This Week in Europe: Moldova, Macron and Babis

, by Radu Dumitrescu

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This Week in Europe: Moldova, Macron and Babis

Surprise pro-EU government in Moldova

This week, pro-EU group ACUM (Now) led by Maia Sandu and Andrei Năstase, formed a coalition with the Socialist Party in order to oust the Democratic Party and its leader Vladimir Plahotniuc from government. Plahotniuc, who did not hold any formal position in the former government but controlled it nevertheless, was seen as an oligarch and was criticized by civil society groups and the EU for poor administration and lack of transparency. After the inconclusive elections in February, snap elections were on the way - except the last minute deal prevented them, putting Maia Sandu as Prime Minister of Moldova on Saturday. The Constitutional Court of the country ruled that the coalition was not valid, causing concern and confusing among its ranks. A hopeful Sandu promised to clean up Moldova and to rid it of corruption and abuse of power, not to mention rekindle its relationship with the EU. The Union, the United States, and Russia all expressed support for her coalition. Protests in support of both sides are expected in the coming days.

Germany adopts controversial immigration bill

On Friday, Germany passed a package of bills which brought major changes to the country’s asylum and immigration policy. The package included the “Order Return Law”, which expands the powers of police and speeds up deportation of failed asylum seekers. The drafters aim to increase that very proportion of successful deportations - in Germany, half of the nearly 200.000 deportations planned since 2015 failed or were not carried out. At the same time, the new laws improve access to Germany’s labor market for skilled migrants, especially those who speak German. The laws were fiercely debated in the parliament, with the Greens and the far-left Die Linke stressing that they were an infringement on asylum seekers’ rights. On the other side, Interior Minister and CSU leader Horst Seehofer insisted that the new legislation was needed. At the same time, the SPD is scrambling to define its own position on immigration.

Anti-Brexit Change UK party splits

In the aftermath of a disastrous showing at the European elections, Britain’s anti-Brexit party Change UK, founded just three months ago, has split. The party, made up of 11 centrist MPs who came from both Labour and the Tories, has separated into two groups, with five remaining MPs and six going independent. Those who left expressed disappointment but stressed the need for a sensible mainstream center and for a People’s Vote. Vince Cable, leader of Liberal Democrats, one of the parties who scored big in the last elections and also opposed Brexit, said that the door of his party is open to the former Change UK MPs. Meanwhile, U.S. carmaker Ford confirmed on Thursday that it plans to close its engine plant in South Wales in September 2020 - without making express reference to Brexit but in continuation of past warnings that this may happen if the British vote to leave the EU.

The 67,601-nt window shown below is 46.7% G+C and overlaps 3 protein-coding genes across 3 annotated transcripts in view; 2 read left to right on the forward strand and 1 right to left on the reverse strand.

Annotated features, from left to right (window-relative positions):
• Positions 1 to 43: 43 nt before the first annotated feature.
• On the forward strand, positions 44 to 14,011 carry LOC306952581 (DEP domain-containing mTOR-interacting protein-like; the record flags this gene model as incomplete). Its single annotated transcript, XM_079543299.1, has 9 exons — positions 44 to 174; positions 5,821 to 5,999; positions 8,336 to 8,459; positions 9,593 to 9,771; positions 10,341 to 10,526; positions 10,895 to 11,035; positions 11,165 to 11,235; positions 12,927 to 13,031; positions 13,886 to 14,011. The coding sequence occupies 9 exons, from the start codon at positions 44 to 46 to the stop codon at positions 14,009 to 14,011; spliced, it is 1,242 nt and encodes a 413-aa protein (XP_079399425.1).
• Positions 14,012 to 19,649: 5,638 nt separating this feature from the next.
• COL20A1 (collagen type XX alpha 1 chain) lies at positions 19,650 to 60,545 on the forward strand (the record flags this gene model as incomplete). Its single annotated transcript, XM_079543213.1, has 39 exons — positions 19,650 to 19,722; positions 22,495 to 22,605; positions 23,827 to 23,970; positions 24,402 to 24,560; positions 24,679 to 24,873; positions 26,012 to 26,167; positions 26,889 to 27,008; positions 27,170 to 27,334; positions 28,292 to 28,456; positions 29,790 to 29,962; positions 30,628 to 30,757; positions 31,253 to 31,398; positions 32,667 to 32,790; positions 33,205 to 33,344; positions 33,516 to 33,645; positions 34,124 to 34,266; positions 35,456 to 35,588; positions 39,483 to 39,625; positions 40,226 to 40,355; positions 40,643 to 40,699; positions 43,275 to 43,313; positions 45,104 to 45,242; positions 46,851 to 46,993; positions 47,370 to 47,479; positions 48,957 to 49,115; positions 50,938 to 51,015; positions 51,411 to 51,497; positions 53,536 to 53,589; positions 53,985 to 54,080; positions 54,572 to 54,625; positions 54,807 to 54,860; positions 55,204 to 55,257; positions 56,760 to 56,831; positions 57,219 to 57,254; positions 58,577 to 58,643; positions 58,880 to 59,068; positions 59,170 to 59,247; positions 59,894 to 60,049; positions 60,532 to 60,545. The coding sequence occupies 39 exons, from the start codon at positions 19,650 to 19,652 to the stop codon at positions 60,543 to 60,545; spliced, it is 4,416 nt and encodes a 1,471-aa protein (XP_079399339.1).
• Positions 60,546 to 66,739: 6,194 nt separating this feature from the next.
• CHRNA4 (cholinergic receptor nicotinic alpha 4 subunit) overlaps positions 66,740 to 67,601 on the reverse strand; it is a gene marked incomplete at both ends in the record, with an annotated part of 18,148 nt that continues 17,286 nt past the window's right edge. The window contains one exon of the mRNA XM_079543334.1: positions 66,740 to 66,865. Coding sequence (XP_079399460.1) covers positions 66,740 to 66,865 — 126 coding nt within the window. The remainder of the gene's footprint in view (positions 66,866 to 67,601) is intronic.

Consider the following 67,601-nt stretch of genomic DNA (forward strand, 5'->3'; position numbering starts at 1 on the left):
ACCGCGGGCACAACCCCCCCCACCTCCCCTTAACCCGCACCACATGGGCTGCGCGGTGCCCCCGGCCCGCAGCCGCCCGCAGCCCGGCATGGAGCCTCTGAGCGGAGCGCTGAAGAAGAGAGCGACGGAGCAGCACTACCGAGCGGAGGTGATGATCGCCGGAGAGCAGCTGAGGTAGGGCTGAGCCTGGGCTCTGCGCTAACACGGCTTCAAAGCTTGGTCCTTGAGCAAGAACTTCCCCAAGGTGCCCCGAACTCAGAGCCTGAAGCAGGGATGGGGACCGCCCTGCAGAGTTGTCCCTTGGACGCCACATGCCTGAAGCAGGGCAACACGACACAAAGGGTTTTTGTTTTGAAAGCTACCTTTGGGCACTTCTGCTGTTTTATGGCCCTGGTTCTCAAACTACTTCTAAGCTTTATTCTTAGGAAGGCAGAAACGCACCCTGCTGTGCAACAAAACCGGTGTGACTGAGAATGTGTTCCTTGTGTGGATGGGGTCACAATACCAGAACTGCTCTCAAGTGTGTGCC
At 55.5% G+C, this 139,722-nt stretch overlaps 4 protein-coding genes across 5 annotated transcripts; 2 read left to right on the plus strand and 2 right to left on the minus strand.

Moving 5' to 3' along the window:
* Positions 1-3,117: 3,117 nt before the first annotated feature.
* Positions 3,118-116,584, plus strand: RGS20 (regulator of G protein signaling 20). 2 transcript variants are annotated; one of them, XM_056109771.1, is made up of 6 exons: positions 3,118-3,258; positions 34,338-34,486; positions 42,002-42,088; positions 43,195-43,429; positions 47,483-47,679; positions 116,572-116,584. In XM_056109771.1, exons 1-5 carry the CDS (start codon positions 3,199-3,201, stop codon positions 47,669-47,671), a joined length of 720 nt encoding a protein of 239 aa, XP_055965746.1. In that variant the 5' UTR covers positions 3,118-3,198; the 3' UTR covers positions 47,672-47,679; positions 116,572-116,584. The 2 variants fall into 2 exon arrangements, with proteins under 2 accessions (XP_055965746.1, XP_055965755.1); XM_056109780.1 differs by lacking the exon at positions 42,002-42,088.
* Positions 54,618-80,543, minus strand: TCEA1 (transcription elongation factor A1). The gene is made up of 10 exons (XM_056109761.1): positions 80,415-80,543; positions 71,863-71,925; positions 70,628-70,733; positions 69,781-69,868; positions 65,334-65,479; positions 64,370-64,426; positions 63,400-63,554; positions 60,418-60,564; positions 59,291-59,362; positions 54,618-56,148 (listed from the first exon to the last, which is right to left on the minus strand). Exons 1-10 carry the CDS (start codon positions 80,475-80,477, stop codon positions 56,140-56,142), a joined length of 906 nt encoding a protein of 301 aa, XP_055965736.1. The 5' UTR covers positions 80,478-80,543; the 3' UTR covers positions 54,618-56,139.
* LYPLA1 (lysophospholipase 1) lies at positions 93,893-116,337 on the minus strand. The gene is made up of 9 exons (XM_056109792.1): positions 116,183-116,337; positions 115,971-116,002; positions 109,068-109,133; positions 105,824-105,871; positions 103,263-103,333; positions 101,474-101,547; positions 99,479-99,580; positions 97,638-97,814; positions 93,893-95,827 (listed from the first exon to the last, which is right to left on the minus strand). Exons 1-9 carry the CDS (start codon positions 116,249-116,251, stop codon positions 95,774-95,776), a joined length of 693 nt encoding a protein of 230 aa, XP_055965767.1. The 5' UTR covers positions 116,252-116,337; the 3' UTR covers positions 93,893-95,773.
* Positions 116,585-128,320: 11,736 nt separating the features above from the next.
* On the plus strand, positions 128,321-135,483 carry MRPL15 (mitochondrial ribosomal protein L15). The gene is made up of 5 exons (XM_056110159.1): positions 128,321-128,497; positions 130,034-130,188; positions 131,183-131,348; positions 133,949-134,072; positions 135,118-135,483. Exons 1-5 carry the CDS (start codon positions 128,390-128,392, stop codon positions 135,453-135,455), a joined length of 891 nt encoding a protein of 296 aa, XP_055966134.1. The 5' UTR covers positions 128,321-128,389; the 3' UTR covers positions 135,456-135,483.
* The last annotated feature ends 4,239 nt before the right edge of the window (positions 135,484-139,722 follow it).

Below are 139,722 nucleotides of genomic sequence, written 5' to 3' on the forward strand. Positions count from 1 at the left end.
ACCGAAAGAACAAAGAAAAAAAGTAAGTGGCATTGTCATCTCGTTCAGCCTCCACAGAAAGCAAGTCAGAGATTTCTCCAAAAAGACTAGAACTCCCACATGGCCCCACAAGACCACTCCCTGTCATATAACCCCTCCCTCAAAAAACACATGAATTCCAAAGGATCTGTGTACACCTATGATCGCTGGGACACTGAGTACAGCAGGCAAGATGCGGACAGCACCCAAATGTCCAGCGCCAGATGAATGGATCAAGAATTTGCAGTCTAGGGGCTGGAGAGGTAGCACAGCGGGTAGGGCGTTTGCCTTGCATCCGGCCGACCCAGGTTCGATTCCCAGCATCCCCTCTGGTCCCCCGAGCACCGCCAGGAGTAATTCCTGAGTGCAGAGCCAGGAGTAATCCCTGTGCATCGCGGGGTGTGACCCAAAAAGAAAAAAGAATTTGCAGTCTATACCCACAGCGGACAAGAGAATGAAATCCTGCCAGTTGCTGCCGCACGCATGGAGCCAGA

Macron’s popularity on the rise

With 40 % approval rating in May according to a Harris Interactive poll, French president Emmanuel Macron is returning to levels not seen in 9 months. His troubled period started last July when one of his bodyguards was filmed beating protesters on May Day and when his popular environment minister, Nicolas Hulot, resigned after complaining of a lack of commitment to environmental policy. The final drop was the anti-government Yellow Jackets movement and its weekly protests. After all that, Macron kicked off a listening tour in order to connect to people. PM Edouard Philippe is seeing similar recovery rates in his own approval - especially among supporters of the Socialist Party. Macron’s support, however, still overwhelmingly comes from the center and center-right.

Czech PM faces massive protests

This Tuesday, tens of thousands of people protested in Prague, demanding the resignation of Czech PM Andrej Babis and his new justice minister. The protest comes as the largest manifestation since Babis replaced Jan Kněžínek with Marie Benešová as head of the justice ministry, one day after Czech police recommended the prime minister be charged with subsidy fraud involving €2 million in EU funds. It is believed that the new minister, an ally of Babis, would only suppress the case, saving the PM from 5 to 10 years in prison. The 120.000-strong crowd also demanded that Babis return the funds that a preliminary European Commission audit found his Agrofert conglomerate had received illegitimately. Babis leads a minority government that survives thanks to the Czech Communists in the face of the center-right and center-left parties in the country, CSSD, and ODS.

Commission launches disciplinary process against Italy

Six months ago, the Italian government promised to comply with the EU spending rules - but it hasn’t. In response, the European Commission began the process for the EDP, the excessive deficit procedure, which could have Italy fined with €3.5 billion. “The debt criterion is currently not respected,” said Pierre Moscovici, the Commission’s chief for economic and financial affairs, regarding Italy’s rising public debt. EU’s spending rules confine the budget deficits of member states to 3% of GDP and keep national public debt under 60% of the GDP. Italy is set to reach a 3.5% deficit and a public debt of 135%.

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